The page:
Medical Glove Safety - Technical Overview for the JOWC (1996)

Pete Phillips, SMTL


Despite the problems experienced with latex gloves over the last few years, latex is still the preferred material for glove manufacture.

This article will explore the methods of manufacture of latex gloves, highlighting processes that may have an adverse or beneficial effect on the final product.

In addition, the issues of safety testing gloves will be examined, in particular tests for allergens and proteins.

Finally, new techniques for manufacturing latex gloves and alternative materials will be explored.

Latex is the protective fluid contained in tissue beneath the bark of the rubber tree,Hevea brasiliensis.

The tree originated from Brazil (hence its name), and latex was originally gathered from wild trees in the jungles of Brazil in the 1870's. By 1890, Britain had introduced rubber plantations in Malaysia (with the help of Kew gardens and the Singapore Botanical Gardens) and was harvesting latex.

Natural rubber latex (NRL) is a cloudy white liquid, similar in appearance to cows milk. It is collected by cutting a thin strip of bark from the tree and allowing the latex to exude into a collecting vessel over a period of hours.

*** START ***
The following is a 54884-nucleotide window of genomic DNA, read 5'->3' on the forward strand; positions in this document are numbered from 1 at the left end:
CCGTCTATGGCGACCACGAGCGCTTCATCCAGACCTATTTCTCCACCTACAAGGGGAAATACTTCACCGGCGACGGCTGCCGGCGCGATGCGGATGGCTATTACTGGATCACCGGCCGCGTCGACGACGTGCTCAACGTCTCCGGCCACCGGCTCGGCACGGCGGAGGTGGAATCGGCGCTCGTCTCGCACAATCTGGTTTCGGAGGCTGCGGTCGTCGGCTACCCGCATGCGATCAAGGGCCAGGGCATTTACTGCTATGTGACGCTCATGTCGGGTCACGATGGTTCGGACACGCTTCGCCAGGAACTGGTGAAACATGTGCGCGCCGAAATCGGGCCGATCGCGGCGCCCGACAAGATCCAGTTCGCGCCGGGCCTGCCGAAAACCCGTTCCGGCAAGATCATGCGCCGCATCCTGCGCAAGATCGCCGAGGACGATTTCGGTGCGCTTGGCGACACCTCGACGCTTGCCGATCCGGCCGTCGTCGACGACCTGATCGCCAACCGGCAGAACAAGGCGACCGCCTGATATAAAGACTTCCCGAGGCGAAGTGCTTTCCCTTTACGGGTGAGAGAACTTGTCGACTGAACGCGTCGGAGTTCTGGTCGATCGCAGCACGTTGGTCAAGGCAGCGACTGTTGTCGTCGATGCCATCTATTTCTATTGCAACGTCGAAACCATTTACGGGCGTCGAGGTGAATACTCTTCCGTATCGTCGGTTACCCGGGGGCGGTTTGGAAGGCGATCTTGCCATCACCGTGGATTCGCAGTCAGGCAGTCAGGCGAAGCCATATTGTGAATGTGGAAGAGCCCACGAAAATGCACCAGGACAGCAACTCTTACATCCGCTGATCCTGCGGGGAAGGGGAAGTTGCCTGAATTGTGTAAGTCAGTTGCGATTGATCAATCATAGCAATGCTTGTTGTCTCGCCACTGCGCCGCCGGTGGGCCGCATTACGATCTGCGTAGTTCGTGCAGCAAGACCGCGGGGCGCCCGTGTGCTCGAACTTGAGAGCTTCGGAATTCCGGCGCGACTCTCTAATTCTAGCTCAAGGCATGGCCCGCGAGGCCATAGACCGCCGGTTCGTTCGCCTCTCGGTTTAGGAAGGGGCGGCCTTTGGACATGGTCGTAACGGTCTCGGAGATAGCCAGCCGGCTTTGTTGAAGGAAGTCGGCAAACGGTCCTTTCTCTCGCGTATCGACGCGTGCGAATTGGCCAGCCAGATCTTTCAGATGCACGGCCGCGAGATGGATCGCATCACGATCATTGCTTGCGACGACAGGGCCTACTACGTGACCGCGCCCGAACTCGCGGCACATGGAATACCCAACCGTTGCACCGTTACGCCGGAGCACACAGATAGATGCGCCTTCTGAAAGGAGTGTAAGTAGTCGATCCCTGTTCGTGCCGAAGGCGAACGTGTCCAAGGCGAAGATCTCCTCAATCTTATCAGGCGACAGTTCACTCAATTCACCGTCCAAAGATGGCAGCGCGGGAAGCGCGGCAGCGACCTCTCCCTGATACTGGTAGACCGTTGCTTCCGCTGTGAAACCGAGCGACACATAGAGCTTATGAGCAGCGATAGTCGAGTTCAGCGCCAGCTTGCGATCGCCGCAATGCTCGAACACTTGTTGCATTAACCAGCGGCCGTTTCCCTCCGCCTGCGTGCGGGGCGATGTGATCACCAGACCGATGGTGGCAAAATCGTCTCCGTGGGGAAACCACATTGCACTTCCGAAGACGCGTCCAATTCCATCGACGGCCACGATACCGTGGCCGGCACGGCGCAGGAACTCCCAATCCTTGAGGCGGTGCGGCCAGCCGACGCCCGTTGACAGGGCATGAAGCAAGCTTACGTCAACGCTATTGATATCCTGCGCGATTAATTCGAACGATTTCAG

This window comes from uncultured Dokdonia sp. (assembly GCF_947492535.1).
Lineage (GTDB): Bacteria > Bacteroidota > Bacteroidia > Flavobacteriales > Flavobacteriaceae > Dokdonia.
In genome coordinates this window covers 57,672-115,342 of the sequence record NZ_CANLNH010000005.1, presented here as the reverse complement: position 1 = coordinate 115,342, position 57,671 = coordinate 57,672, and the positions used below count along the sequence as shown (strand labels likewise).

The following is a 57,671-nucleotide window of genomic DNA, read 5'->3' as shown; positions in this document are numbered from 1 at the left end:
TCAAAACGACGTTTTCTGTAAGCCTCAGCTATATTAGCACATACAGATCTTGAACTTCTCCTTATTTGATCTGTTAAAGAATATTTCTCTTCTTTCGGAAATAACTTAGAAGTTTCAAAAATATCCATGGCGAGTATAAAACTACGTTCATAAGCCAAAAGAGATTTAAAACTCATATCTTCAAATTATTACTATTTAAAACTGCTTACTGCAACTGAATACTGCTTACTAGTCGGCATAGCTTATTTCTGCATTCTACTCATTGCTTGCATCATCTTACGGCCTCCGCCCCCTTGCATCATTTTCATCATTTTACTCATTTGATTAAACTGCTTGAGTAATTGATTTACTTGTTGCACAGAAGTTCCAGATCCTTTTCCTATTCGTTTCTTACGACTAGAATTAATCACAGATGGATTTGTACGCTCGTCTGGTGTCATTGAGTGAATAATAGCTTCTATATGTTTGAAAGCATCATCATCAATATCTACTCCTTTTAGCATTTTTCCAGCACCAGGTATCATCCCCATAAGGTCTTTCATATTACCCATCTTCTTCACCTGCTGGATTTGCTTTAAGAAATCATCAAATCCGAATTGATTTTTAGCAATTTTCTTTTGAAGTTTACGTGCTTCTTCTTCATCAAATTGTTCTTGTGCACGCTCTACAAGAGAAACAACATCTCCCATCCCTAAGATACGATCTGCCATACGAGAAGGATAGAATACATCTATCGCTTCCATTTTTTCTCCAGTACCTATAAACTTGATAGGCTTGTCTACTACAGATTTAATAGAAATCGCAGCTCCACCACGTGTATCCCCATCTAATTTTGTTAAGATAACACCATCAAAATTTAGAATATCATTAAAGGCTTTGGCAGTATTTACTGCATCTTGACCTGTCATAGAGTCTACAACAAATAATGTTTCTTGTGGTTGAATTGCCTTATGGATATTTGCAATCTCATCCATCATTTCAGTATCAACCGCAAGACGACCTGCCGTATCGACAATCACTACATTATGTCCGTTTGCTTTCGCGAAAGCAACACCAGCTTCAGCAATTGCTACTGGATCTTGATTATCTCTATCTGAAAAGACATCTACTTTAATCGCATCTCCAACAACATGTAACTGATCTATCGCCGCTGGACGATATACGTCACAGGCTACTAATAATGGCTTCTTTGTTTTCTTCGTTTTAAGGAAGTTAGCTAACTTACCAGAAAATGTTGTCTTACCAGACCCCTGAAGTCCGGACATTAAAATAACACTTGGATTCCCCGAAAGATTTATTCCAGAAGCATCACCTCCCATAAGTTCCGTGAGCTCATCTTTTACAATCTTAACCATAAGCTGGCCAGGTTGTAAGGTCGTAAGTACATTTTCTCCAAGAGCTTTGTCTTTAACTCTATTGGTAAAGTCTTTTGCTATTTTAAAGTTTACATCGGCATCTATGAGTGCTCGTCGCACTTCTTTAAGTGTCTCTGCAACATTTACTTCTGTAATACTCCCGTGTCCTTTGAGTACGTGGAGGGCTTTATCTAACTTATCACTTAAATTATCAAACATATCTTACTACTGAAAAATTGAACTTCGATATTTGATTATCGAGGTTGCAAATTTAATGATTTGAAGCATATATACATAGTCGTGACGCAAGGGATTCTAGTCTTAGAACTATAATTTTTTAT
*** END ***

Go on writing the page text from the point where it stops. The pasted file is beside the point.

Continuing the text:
The composition of the latex is detailed in table 1

Table 1: Composition of Latex Sap.

Constituent% Composition
Rubber particles (cis-1,4-polyisoprene) 30-40%
Protein 2-3%
Water 55-65%
Sterol glycosides 0.1-0.5%
Resins 1.5-3.5%
Ash 0.5-1.0%
Sugars 1.0-2.0%

This solidified rubber is also known as crepe.

Initially, the rubber had to be solidified within 24 hours to stop bacterial spoilage. In the 1920's it was discovered that the addition of ammonia could preserve the latex. Table 2 below shows the latex glove manufacturing process in detail and highlights the effect of each step on the amount of Type I and Type IV allergens in the latex. Clearly, the amounts of protein (the cause of Type I allergic reactions) and various chemical additives (some of which may cause Type IV allergic reactions) vary throughout the manufacturing process, and can be controlled by careful processing.

The latex glove manufacturing process is a complex multi-stage process, during which the raw material undergoes many physical and chemical operations.